Macau Concessionaires Get Good News with End of Guangdong Quarantine Policy

Posted on: July 13, 2020, 09:33h. 

Last updated on: July 13, 2020, 01:59h.

In what could be the start of a rebound for Macau gaming operators, Guangdong province is lifting its 14-day quarantine policy on all visitors returning from the gaming center. That change goes into effect early Wednesday, July 15.

Guangdong Lifting Border Policies
The Guangdong/Macau border crossing, seen here, is about to get busier because of relaxed travel policies. (Image: Macau News)

Guangdong is the nearest province to Macau and serves as a major thoroughfare for mainland gamblers looking to enter the gaming hub. In 2019, the province accounted for 45 percent of the visits to Macau. Since March 27, Guangdong enforced a 14-day quarantine protocol for anyone entering the region from another area, including Macau.

From 6 am on 15 July, all visitors crossing borders between Macau and Guangdong Province will no longer need to undergo 14-day mandatory quarantine,” reports Inside Asian Gaming (IAG). “However, those visitors must be tested negative for COVID-19 within 7 effective days and must hold ‘green’ health codes of Macau and Guangdong.”

Since border restrictions went into place at the hands of the coronavirus pandemic earlier this year, analysts widely viewed the reopening of travel between Guangdong and Macau as essential to the latter’s recovery hopes. In midday trading, Las Vegas Sands (NYSE:LVS) and Wynn Resorts (NASDAQ:WYNN), which combine to own seven of Macau’s integrated resorts, are both up more than eight percent on the Guangdong news.

Essential to Recovery

News of the relaxed travel policy with Guangdong arrives less than two weeks after Macau said June gross gaming revenue (GGR) was less than $90 million, a staggering 97 percent tumble on a year-over-year basis.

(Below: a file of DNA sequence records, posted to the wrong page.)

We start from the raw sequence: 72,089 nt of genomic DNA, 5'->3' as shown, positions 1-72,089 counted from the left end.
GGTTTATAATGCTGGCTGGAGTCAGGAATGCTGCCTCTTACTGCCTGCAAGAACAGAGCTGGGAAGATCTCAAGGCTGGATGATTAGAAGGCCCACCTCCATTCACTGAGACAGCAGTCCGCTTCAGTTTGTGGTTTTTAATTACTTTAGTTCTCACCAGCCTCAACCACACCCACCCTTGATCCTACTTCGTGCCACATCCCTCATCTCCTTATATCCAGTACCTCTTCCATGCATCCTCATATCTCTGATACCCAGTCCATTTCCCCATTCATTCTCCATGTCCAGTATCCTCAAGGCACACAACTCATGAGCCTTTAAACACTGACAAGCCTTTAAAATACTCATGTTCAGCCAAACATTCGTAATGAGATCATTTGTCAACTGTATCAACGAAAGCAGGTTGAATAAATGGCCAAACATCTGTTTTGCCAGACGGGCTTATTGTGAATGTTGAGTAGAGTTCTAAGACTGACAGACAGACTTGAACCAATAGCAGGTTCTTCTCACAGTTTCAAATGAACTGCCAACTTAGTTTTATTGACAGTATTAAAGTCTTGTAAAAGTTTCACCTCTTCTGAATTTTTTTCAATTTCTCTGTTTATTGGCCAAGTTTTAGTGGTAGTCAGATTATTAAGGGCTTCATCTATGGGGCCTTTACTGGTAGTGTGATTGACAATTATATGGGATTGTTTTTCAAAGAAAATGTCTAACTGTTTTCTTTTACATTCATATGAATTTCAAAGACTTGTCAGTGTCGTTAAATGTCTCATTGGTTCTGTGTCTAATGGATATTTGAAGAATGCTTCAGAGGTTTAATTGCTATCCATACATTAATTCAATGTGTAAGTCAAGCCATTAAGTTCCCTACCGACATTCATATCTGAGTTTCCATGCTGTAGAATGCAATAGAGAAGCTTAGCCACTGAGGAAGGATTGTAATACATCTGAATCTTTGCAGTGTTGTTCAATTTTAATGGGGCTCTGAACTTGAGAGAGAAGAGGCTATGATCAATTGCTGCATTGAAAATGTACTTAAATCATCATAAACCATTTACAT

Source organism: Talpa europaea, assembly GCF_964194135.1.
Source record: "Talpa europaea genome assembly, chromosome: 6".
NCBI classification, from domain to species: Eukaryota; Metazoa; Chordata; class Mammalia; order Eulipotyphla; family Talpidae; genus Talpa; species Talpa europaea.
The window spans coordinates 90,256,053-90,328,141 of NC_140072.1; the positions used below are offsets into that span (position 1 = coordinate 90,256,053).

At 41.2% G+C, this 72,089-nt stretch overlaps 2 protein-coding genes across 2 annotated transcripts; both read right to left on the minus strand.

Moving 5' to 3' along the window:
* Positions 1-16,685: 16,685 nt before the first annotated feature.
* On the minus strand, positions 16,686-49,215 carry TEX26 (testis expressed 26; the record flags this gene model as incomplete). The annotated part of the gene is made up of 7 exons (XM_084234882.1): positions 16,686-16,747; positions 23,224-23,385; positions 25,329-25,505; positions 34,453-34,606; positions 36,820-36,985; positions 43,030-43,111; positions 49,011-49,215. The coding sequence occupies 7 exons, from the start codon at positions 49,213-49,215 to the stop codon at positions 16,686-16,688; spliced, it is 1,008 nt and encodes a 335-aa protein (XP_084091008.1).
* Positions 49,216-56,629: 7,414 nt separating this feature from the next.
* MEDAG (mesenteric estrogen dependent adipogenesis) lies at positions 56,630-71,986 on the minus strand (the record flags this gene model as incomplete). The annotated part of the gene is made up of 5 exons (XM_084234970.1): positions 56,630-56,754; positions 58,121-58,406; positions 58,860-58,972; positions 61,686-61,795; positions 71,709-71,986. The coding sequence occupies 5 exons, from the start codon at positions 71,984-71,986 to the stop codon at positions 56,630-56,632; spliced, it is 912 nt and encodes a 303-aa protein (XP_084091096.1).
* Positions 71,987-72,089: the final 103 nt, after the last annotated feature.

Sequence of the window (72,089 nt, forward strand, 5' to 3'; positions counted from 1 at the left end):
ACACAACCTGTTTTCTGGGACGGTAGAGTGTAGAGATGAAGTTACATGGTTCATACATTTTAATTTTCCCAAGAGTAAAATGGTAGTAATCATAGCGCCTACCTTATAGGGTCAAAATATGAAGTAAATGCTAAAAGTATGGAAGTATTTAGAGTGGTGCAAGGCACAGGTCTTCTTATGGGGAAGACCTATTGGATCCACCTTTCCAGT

Underscoring the gravity of the Guangdong headlines, experts recently said that erasing travel restrictions with that province alone could send Macau monthly GGR figures back to at least $750 million, and perhaps as high as $1.25 billion.

Guangdong is essential to Macau’s fortunes, not only because of proximity but also because of its size. It’s home to roughly 114 million citizens and is the largest mainland province by population, featuring some of China’s biggest metropolitan areas, such as Guangzhou, Shenzhen, and Zhuhai.

While the travel rules pertaining to Guangdong and Macau will be significantly looser come Wednesday, there are some remaining stipulations. Primarily, Chinese citizens and Macau residents that work in Guangdong must stay in the province for a set period of time upon entry from the gaming hub, although the time frame for that required stay isn’t yet known.

Small Steps Forward

Liberalizing travel between Guangdong and Macau is a step in the right direction for the gaming center’s recovery hopes. Today’s price action in shares of operators with exposure to the special administrative region (SAR) proves as much, but there’s still work to be done.

For example, plans for a travel bubble between Guangdong, Hong Kong, and Macau recently fell apart because of a resurgence of COVID-19 cases in Hong Kong.

Additionally, Disney announced earlier today that Hong Kong Disneyland is closing again barely a month after it reopened because of the uptick in coronavirus cases. Travelers moving between Hong Kong and Macau currently deal with 14-day quarantines on both sides of their trips.